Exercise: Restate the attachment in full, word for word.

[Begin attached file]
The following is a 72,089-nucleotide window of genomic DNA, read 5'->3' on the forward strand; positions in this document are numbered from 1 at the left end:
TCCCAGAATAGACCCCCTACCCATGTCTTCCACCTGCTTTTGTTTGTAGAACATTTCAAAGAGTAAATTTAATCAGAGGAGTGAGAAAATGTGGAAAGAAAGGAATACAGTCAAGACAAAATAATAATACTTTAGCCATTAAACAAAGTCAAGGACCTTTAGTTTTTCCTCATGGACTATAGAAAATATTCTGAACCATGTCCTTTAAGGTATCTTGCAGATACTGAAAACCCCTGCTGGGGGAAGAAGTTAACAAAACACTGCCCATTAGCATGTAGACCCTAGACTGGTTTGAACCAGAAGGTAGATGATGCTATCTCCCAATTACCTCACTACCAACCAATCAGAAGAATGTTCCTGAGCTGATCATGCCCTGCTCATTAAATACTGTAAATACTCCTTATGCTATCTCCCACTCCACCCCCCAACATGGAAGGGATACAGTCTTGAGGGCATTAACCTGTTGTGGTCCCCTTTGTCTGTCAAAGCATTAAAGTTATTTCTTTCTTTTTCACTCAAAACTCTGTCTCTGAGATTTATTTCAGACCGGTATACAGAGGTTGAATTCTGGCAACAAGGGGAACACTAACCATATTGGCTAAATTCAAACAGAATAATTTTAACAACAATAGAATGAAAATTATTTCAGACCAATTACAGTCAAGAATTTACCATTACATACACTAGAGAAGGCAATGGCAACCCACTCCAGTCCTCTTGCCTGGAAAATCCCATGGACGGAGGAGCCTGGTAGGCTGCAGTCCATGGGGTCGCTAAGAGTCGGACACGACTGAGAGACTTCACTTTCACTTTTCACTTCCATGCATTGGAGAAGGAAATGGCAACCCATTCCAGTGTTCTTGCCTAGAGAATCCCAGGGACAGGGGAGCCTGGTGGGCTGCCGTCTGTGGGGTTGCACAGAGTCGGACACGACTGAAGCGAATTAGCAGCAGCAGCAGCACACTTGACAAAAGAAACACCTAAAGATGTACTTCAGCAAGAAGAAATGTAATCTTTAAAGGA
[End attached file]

The following is a 72,089-nucleotide window of genomic DNA, read 5'->3' on the forward strand; positions in this document are numbered from 1 at the left end:
TCCCAGAATAGACCCCCTACCCATGTCTTCCACCTGCTTTTGTTTGTAGAACATTTCAAAGAGTAAATTTAATCAGAGGAGTGAGAAAATGTGGAAAGAAAGGAATACAGTCAAGACAAAATAATAATACTTTAGCCATTAAACAAAGTCAAGGACCTTTAGTTTTTCCTCATGGACTATAGAAAATATTCTGAACCATGTCCTTTAAGGTATCTTGCAGATACTGAAAACCCCTGCTGGGGGAAGAAGTTAACAAAACACTGCCCATTAGCATGTAGACCCTAGACTGGTTTGAACCAGAAGGTAGATGATGCTATCTCCCAATTACCTCACTACCAACCAATCAGAAGAATGTTCCTGAGCTGATCATGCCCTGCTCATTAAATACTGTAAATACTCCTTATGCTATCTCCCACTCCACCCCCCAACATGGAAGGGATACAGTCTTGAGGGCATTAACCTGTTGTGGTCCCCTTTGTCTGTCAAAGCATTAAAGTTATTTCTTTCTTTTTCACTCAAAACTCTGTCTCTGAGATTTATTTCAGACCGGTATACAGAGGTTGAATTCTGGCAACAAGGGGAACACTAACCATATTGGCTAAATTCAAACAGAATAATTTTAACAACAATAGAATGAAAATTATTTCAGACCAATTACAGTCAAGAATTTACCATTACATACACTAGAGAAGGCAATGGCAACCCACTCCAGTCCTCTTGCCTGGAAAATCCCATGGACGGAGGAGCCTGGTAGGCTGCAGTCCATGGGGTCGCTAAGAGTCGGACACGACTGAGAGACTTCACTTTCACTTTTCACTTCCATGCATTGGAGAAGGAAATGGCAACCCATTCCAGTGTTCTTGCCTAGAGAATCCCAGGGACAGGGGAGCCTGGTGGGCTGCCGTCTGTGGGGTTGCACAGAGTCGGACACGACTGAAGCGAATTAGCAGCAGCAGCAGCACACTTGACAAAAGAAACACCTAAAGATGTACTTCAGCAAGAAGAAATGTAATCTTTAAAGGA